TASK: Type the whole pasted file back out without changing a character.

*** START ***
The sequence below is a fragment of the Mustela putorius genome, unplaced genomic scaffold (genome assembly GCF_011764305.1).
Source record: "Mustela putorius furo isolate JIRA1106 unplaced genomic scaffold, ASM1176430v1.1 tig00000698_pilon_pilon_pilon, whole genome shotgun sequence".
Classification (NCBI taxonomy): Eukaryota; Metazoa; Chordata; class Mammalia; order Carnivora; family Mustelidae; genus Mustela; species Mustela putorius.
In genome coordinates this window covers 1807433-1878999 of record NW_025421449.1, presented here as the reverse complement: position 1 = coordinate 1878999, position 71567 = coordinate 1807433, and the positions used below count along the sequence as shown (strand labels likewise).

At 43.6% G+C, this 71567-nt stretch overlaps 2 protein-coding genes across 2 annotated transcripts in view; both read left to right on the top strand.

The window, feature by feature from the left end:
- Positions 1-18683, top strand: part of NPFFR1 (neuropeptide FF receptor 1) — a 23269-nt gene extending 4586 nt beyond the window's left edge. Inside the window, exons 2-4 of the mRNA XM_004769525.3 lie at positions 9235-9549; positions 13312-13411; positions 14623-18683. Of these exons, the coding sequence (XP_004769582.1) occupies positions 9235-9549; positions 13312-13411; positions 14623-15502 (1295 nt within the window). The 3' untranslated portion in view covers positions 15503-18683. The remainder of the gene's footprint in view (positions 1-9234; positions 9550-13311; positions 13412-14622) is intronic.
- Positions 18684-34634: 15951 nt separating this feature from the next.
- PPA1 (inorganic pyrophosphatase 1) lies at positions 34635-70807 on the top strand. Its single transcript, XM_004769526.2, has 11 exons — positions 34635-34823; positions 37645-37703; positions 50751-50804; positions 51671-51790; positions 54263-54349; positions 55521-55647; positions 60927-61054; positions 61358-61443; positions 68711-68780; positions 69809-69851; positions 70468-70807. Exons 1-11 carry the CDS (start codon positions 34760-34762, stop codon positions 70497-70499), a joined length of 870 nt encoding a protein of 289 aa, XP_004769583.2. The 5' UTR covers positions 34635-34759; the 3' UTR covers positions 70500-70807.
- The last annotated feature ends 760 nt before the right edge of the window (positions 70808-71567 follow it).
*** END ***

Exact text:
The sequence below is a fragment of the Mustela putorius genome, unplaced genomic scaffold (genome assembly GCF_011764305.1).
Source record: "Mustela putorius furo isolate JIRA1106 unplaced genomic scaffold, ASM1176430v1.1 tig00000698_pilon_pilon_pilon, whole genome shotgun sequence".
Classification (NCBI taxonomy): Eukaryota; Metazoa; Chordata; class Mammalia; order Carnivora; family Mustelidae; genus Mustela; species Mustela putorius.
In genome coordinates this window covers 1807433-1878999 of record NW_025421449.1, presented here as the reverse complement: position 1 = coordinate 1878999, position 71567 = coordinate 1807433, and the positions used below count along the sequence as shown (strand labels likewise).

At 43.6% G+C, this 71567-nt stretch overlaps 2 protein-coding genes across 2 annotated transcripts in view; both read left to right on the top strand.

The window, feature by feature from the left end:
- Positions 1-18683, top strand: part of NPFFR1 (neuropeptide FF receptor 1) — a 23269-nt gene extending 4586 nt beyond the window's left edge. Inside the window, exons 2-4 of the mRNA XM_004769525.3 lie at positions 9235-9549; positions 13312-13411; positions 14623-18683. Of these exons, the coding sequence (XP_004769582.1) occupies positions 9235-9549; positions 13312-13411; positions 14623-15502 (1295 nt within the window). The 3' untranslated portion in view covers positions 15503-18683. The remainder of the gene's footprint in view (positions 1-9234; positions 9550-13311; positions 13412-14622) is intronic.
- Positions 18684-34634: 15951 nt separating this feature from the next.
- PPA1 (inorganic pyrophosphatase 1) lies at positions 34635-70807 on the top strand. Its single transcript, XM_004769526.2, has 11 exons — positions 34635-34823; positions 37645-37703; positions 50751-50804; positions 51671-51790; positions 54263-54349; positions 55521-55647; positions 60927-61054; positions 61358-61443; positions 68711-68780; positions 69809-69851; positions 70468-70807. Exons 1-11 carry the CDS (start codon positions 34760-34762, stop codon positions 70497-70499), a joined length of 870 nt encoding a protein of 289 aa, XP_004769583.2. The 5' UTR covers positions 34635-34759; the 3' UTR covers positions 70500-70807.
- The last annotated feature ends 760 nt before the right edge of the window (positions 70808-71567 follow it).